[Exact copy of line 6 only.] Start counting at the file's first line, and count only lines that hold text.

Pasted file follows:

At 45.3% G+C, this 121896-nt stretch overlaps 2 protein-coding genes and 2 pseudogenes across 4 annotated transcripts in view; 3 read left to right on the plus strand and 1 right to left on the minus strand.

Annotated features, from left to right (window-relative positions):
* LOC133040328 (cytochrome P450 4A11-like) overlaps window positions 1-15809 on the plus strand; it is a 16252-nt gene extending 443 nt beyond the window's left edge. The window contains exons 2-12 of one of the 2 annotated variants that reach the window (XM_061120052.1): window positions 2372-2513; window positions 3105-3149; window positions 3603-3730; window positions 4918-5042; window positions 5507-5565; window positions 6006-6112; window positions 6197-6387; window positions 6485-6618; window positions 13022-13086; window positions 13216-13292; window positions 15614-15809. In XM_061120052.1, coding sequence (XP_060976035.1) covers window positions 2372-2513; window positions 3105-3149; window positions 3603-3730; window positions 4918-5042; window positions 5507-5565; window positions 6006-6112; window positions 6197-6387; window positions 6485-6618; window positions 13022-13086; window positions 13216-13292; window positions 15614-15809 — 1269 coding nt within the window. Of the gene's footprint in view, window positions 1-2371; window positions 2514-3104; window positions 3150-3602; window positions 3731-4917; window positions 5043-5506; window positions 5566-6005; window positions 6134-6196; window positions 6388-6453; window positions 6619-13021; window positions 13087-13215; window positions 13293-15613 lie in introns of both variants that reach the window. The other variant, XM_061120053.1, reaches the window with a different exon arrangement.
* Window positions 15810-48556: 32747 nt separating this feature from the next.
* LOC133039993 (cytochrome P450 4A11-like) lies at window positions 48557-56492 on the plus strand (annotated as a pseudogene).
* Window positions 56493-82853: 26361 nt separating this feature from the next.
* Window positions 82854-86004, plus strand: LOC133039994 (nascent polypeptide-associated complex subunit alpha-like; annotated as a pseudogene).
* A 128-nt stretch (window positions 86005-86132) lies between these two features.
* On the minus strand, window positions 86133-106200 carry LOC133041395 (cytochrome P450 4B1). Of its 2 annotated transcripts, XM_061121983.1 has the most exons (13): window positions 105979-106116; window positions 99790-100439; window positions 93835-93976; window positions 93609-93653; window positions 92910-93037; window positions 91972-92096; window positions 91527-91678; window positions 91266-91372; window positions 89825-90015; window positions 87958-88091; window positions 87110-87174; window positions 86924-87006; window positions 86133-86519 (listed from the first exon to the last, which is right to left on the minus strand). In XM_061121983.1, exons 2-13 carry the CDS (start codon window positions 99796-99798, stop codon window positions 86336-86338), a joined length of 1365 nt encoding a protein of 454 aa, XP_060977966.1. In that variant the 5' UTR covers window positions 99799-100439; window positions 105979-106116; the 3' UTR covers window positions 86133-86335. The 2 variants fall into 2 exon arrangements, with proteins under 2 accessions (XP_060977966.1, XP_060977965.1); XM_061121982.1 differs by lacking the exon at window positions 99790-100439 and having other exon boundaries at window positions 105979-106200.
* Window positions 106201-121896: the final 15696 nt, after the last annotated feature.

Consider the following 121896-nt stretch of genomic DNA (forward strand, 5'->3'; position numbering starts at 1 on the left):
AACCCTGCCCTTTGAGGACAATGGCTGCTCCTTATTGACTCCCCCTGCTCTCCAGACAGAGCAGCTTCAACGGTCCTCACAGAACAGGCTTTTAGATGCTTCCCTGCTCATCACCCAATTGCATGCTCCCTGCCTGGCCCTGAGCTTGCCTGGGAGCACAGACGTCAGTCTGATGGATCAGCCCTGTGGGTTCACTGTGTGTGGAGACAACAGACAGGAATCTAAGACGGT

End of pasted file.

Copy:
* Window positions 56493-82853: 26361 nt separating this feature from the next.